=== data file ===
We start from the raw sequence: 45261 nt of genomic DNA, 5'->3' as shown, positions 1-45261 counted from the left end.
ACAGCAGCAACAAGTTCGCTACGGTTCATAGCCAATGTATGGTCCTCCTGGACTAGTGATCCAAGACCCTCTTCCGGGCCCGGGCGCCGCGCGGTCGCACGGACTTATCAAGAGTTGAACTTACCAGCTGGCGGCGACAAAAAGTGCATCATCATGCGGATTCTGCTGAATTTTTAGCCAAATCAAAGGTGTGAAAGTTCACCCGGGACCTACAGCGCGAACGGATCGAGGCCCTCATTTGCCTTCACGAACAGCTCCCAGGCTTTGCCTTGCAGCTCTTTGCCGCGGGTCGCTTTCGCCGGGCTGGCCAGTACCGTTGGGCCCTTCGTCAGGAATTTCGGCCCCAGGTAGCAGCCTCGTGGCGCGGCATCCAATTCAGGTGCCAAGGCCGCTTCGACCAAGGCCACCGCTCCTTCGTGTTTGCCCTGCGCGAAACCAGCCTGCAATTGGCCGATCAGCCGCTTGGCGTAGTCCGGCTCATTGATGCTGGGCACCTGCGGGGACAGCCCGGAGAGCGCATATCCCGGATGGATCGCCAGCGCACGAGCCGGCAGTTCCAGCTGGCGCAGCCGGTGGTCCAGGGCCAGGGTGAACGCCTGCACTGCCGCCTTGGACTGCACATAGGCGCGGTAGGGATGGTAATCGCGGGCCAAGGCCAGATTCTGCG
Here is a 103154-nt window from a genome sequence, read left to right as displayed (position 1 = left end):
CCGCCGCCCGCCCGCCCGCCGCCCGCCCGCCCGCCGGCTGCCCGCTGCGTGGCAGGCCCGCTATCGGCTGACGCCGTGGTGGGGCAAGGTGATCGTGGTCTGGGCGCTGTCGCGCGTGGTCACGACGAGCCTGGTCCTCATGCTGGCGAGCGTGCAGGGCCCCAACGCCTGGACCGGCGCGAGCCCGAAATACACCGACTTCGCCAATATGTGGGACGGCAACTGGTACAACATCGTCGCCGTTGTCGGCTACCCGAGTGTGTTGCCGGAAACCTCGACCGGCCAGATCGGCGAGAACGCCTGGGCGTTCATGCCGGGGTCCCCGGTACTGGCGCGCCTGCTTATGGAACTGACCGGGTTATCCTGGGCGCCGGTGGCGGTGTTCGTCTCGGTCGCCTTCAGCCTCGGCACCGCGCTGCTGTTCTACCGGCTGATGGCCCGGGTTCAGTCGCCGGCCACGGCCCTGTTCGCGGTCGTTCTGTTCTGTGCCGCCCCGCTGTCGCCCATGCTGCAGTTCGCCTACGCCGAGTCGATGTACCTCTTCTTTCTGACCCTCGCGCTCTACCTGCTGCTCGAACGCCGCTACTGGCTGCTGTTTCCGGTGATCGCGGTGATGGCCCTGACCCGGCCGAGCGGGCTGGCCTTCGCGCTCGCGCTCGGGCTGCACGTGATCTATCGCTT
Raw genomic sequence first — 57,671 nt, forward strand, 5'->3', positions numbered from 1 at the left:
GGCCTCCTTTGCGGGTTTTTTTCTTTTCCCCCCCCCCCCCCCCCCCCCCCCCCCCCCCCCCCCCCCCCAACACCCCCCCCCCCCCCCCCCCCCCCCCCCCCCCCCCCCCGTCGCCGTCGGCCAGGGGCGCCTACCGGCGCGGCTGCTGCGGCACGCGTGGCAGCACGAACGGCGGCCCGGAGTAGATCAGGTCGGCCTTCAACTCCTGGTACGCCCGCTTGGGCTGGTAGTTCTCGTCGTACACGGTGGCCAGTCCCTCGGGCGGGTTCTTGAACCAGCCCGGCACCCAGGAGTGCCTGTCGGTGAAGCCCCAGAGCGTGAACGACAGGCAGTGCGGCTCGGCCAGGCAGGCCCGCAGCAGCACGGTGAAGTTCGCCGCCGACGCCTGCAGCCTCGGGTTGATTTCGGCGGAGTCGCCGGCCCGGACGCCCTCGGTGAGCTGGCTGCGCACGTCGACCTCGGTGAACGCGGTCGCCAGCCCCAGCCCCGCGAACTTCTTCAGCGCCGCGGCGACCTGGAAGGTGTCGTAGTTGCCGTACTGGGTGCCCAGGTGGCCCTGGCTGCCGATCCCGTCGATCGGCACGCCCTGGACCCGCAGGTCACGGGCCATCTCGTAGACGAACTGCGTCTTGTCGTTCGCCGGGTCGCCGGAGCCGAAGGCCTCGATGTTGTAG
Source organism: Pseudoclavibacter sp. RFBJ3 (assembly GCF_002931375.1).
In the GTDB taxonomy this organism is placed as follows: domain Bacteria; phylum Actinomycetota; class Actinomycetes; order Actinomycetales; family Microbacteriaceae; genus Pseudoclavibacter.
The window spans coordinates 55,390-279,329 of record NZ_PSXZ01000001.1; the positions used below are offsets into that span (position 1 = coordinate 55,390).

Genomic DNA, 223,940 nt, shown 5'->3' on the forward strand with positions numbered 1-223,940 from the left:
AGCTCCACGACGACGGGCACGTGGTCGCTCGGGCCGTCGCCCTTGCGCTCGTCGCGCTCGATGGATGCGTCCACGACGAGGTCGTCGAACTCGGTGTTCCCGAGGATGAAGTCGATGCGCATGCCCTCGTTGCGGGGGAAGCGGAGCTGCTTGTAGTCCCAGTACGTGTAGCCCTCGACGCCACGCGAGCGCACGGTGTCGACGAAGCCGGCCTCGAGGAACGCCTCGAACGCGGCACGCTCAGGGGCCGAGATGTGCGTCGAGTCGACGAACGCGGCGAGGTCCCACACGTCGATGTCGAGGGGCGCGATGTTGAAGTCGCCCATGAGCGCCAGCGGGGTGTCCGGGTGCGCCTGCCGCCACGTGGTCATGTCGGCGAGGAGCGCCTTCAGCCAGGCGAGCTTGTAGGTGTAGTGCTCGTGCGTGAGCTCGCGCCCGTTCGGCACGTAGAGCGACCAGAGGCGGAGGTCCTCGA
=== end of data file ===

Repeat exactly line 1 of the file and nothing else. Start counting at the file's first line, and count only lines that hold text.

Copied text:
We start from the raw sequence: 45261 nt of genomic DNA, 5'->3' as shown, positions 1-45261 counted from the left end.